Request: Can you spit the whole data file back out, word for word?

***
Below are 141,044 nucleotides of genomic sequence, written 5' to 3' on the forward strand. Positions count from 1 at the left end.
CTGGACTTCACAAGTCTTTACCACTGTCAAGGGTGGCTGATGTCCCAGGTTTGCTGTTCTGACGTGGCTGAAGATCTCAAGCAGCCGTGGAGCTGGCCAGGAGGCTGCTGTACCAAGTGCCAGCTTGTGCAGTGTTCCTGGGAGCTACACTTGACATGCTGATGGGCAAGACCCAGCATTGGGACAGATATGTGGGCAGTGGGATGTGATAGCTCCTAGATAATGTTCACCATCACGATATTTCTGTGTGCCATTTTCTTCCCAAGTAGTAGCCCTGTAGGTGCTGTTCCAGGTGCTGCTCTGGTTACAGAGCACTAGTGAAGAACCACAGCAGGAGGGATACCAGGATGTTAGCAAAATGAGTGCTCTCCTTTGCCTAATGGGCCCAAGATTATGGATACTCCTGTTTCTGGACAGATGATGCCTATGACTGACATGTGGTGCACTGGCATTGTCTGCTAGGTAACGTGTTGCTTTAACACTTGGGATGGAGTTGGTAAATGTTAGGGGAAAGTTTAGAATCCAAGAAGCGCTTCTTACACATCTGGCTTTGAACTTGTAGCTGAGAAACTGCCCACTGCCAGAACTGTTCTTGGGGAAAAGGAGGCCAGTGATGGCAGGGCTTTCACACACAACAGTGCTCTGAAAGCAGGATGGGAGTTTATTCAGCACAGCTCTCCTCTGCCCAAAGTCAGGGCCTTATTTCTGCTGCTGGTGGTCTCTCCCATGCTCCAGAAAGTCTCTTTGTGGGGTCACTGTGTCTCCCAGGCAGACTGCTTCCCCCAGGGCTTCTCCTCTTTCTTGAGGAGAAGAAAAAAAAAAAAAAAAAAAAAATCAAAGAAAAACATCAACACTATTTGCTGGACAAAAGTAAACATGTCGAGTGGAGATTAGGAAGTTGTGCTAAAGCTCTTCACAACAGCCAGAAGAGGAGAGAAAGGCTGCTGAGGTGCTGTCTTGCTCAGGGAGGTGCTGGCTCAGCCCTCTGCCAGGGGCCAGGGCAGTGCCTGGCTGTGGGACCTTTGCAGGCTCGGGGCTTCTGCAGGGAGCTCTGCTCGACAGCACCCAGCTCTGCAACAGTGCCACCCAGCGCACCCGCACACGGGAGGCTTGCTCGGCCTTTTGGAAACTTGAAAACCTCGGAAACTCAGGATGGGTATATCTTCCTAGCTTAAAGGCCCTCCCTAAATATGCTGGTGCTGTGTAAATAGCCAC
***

Below are 141,044 nucleotides of genomic sequence, written 5' to 3' on the forward strand. Positions count from 1 at the left end.
CTGGACTTCACAAGTCTTTACCACTGTCAAGGGTGGCTGATGTCCCAGGTTTGCTGTTCTGACGTGGCTGAAGATCTCAAGCAGCCGTGGAGCTGGCCAGGAGGCTGCTGTACCAAGTGCCAGCTTGTGCAGTGTTCCTGGGAGCTACACTTGACATGCTGATGGGCAAGACCCAGCATTGGGACAGATATGTGGGCAGTGGGATGTGATAGCTCCTAGATAATGTTCACCATCACGATATTTCTGTGTGCCATTTTCTTCCCAAGTAGTAGCCCTGTAGGTGCTGTTCCAGGTGCTGCTCTGGTTACAGAGCACTAGTGAAGAACCACAGCAGGAGGGATACCAGGATGTTAGCAAAATGAGTGCTCTCCTTTGCCTAATGGGCCCAAGATTATGGATACTCCTGTTTCTGGACAGATGATGCCTATGACTGACATGTGGTGCACTGGCATTGTCTGCTAGGTAACGTGTTGCTTTAACACTTGGGATGGAGTTGGTAAATGTTAGGGGAAAGTTTAGAATCCAAGAAGCGCTTCTTACACATCTGGCTTTGAACTTGTAGCTGAGAAACTGCCCACTGCCAGAACTGTTCTTGGGGAAAAGGAGGCCAGTGATGGCAGGGCTTTCACACACAACAGTGCTCTGAAAGCAGGATGGGAGTTTATTCAGCACAGCTCTCCTCTGCCCAAAGTCAGGGCCTTATTTCTGCTGCTGGTGGTCTCTCCCATGCTCCAGAAAGTCTCTTTGTGGGGTCACTGTGTCTCCCAGGCAGACTGCTTCCCCCAGGGCTTCTCCTCTTTCTTGAGGAGAAGAAAAAAAAAAAAAAAAAAAAAATCAAAGAAAAACATCAACACTATTTGCTGGACAAAAGTAAACATGTCGAGTGGAGATTAGGAAGTTGTGCTAAAGCTCTTCACAACAGCCAGAAGAGGAGAGAAAGGCTGCTGAGGTGCTGTCTTGCTCAGGGAGGTGCTGGCTCAGCCCTCTGCCAGGGGCCAGGGCAGTGCCTGGCTGTGGGACCTTTGCAGGCTCGGGGCTTCTGCAGGGAGCTCTGCTCGACAGCACCCAGCTCTGCAACAGTGCCACCCAGCGCACCCGCACACGGGAGGCTTGCTCGGCCTTTTGGAAACTTGAAAACCTCGGAAACTCAGGATGGGTATATCTTCCTAGCTTAAAGGCCCTCCCTAAATATGCTGGTGCTGTGTAAATAGCCAC